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NHS unprepared for obese pregnant women

Guideline says improvements needed to raise standards of care

OnMedica staff

Friday, 19 March 2010

Although most maternity units care for obese pregnant women, more than half have no local guidelines on caring for them, the Centre for Maternal and Child Enquires (CMACE) has found in its survey of NHS maternity provision for obese women. It is launching at today's conference Management of women with obesity in pregnancy a joint guideline developed with the Royal College of Obstetricians and Gynaecologists (RCOG).

In 2008, CMACE conducted a survey of NHS maternity service provision for obese women. Survey responses were received from 88% of the 364 maternity units in England, Wales, Northern Ireland, Scotland and the Channel Islands and Isle of Man.

All 220 of the obstetric units that responded, 54% of 13 alongside midwifery units, and 62% of 87 freestanding midwifery units reported caring for obese mothers. But 124 (44%) of the maternity units that responded did not have local guidelines for the care and management of women with obesity.

Most maternity units said they had appropriate delivery beds and blood pressure monitoring equipment for obese women, but many had no immediate access to other equipment such as extra-wide chairs, ward beds, and, in a tenth of obstetric units, operating theatre tables.

Only a third (33%) of obstetric units provided specific advice on dieting and 6% provided preconception care and advice. CMACE and the RCOG say that patient information about maternal obesity should be developed. Fewer than one in five (18%) maternity units provide printed information for women specifically addressing obesity and pregnancy.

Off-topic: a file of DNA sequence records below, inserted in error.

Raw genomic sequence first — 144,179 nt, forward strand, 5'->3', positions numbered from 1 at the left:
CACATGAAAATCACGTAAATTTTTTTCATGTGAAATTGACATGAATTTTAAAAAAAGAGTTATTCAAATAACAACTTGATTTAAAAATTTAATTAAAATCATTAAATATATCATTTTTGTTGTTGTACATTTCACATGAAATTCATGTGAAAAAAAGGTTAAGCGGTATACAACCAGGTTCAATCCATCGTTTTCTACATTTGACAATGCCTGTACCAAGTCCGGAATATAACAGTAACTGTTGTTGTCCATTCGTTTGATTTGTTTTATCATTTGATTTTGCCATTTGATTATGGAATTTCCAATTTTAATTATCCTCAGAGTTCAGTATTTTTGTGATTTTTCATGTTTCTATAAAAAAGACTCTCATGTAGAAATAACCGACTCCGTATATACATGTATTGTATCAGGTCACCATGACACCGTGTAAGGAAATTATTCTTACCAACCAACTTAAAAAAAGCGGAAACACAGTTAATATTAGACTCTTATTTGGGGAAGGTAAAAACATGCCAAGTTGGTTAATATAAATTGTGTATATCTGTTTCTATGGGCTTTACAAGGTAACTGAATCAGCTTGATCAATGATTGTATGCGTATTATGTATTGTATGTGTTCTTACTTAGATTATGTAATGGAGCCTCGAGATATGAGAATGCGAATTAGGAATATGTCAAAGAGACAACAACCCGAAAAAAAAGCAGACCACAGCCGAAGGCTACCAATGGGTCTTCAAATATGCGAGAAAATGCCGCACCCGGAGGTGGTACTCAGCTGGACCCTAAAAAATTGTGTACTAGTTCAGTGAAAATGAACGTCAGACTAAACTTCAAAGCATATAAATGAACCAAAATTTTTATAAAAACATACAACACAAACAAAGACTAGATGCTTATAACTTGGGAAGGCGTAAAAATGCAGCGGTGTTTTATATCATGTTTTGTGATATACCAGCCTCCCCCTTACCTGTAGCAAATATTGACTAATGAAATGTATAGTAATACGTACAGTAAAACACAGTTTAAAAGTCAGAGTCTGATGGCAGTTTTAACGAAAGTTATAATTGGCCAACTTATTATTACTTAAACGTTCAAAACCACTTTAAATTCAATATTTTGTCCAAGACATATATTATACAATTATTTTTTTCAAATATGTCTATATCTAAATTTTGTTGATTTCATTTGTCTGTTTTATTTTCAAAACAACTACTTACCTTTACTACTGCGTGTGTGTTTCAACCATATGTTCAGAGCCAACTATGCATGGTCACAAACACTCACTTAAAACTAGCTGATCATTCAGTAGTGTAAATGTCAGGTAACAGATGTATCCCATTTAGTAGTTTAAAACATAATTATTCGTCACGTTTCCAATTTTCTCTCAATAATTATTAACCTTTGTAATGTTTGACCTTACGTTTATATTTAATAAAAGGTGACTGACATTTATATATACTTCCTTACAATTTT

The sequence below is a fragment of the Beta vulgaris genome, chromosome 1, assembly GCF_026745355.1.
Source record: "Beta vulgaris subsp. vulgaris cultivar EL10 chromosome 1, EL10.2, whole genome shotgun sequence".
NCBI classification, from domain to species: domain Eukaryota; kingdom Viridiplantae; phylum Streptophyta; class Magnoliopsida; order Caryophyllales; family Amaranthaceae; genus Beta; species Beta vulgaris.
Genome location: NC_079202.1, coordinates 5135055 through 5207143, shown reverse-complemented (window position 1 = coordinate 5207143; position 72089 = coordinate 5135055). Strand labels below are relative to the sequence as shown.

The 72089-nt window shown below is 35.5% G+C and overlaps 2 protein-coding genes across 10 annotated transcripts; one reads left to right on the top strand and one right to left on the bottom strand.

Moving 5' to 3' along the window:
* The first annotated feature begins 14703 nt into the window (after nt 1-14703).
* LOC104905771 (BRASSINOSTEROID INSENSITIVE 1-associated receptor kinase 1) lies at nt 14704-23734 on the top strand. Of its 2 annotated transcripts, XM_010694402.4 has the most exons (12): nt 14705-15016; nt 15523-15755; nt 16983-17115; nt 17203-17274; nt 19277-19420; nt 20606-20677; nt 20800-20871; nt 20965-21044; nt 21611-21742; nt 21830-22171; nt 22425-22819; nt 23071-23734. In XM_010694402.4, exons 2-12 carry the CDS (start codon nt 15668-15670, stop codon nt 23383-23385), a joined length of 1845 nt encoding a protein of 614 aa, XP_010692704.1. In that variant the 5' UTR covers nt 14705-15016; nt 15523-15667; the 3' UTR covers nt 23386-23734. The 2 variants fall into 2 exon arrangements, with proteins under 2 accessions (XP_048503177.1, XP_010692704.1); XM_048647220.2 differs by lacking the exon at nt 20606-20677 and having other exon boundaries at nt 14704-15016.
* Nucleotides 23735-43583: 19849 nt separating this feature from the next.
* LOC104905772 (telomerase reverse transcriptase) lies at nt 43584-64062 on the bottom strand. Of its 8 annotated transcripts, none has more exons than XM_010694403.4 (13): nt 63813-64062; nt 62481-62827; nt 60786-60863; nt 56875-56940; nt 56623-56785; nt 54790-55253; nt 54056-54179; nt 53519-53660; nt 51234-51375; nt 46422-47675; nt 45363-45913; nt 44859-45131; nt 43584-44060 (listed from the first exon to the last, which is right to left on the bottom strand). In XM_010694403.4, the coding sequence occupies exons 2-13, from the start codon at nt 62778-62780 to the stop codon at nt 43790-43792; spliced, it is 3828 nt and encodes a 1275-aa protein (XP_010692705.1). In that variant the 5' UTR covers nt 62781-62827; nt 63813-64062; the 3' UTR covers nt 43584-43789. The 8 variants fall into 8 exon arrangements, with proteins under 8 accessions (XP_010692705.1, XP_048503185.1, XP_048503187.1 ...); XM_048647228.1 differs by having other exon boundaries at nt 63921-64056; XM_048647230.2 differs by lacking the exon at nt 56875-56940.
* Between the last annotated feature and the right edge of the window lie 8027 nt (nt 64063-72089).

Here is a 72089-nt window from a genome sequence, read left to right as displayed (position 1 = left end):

Most maternity units agreed that women with a BMI ≥35kg/m2 should be advised against a home birth; four in five (80%) had a weight threshold above which home birth was advised against.

The joint CMACE/RCOG guideline includes standards of service provision for local maternity units. This guideline will address many of the needs above as trusts and maternity units will now have evidence-based national guidelines to ensure that obese mothers-to-be are given appropriate care and treatment during pregnancy.

Professor Sir Sabaratnam Arulkumaran, president of the RCOG, said: “Obesity is a public health concern in the UK and this is reflected in our specialty by the increasing numbers of overweight pregnant women being seen in maternity units. It can be addressed in the NHS by having good clinical guidelines and the appropriate resources in place.

“The long-term challenge however is behavioural. We need to start before a woman becomes pregnant by encouraging her to lead a healthy lifestyle and by providing her with the support and means to do so, so that she can then go on to have healthy pregnancy.”

Professor Cathy Warwick, general secretary of the Royal College of Midwives, agreed: “The bottom line here is that we need to help women to improve their lifestyle and health, for the sake of their own long-term health, and not just in pregnancy. Midwives have a crucial role to play in offering care and advice for obese pregnant women.”

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